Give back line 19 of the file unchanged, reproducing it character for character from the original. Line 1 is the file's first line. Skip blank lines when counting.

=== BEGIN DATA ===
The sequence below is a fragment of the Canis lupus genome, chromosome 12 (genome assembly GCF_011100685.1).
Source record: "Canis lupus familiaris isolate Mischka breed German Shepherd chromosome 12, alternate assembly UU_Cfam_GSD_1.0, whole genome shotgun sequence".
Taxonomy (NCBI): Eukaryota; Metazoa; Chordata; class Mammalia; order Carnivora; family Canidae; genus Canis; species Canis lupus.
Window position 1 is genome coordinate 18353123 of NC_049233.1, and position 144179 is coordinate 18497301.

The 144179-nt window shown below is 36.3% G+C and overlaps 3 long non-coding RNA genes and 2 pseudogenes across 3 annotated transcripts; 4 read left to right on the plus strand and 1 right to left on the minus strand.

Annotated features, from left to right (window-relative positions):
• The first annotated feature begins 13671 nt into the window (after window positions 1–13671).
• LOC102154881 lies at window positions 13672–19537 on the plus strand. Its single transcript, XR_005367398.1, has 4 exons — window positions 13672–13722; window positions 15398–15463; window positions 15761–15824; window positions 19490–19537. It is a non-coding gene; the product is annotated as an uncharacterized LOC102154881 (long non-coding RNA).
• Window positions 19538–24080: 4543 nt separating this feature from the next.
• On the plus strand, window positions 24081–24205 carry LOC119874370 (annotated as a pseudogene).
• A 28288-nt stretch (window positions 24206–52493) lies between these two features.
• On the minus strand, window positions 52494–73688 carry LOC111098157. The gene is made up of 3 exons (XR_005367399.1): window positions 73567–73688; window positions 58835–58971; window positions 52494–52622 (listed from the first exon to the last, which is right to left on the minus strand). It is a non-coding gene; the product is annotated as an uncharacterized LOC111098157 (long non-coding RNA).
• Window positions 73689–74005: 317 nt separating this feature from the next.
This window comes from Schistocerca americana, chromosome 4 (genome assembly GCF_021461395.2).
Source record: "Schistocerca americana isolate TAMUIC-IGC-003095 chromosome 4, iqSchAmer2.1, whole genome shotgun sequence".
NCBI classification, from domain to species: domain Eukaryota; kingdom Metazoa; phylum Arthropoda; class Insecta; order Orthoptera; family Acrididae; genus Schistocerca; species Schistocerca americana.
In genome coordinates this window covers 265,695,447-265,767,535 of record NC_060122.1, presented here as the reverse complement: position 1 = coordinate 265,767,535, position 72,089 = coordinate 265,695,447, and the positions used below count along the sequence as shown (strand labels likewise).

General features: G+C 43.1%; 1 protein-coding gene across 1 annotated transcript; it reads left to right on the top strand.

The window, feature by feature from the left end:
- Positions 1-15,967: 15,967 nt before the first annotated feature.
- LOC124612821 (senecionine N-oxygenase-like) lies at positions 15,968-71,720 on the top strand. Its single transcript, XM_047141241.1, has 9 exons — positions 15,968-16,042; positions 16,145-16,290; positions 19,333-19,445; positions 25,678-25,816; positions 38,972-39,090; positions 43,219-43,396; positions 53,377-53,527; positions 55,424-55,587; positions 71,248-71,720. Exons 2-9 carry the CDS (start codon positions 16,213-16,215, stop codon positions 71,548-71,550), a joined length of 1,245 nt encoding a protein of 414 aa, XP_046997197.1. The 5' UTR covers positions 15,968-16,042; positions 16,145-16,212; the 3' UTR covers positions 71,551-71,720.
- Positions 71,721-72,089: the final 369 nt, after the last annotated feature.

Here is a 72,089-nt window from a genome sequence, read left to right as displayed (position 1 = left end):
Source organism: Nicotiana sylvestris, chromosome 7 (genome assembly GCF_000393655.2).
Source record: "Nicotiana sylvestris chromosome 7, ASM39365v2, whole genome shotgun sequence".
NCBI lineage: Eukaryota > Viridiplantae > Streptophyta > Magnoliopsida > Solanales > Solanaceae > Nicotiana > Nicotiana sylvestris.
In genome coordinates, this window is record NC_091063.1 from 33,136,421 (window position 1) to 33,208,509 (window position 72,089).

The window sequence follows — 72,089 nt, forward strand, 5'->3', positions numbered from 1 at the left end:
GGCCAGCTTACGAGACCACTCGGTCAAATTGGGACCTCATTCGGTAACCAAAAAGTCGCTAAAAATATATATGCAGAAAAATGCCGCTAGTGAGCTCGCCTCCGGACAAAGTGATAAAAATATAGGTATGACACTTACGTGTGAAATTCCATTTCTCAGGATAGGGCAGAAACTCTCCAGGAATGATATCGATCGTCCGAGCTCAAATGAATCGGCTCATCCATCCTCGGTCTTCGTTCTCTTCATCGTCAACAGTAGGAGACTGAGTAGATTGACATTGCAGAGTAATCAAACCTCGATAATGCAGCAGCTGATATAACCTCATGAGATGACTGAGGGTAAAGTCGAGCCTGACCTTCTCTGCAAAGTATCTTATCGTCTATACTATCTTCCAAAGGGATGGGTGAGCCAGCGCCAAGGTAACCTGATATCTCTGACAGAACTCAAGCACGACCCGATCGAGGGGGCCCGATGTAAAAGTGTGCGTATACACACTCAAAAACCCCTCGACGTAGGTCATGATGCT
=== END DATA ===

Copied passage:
The window, feature by feature from the left end: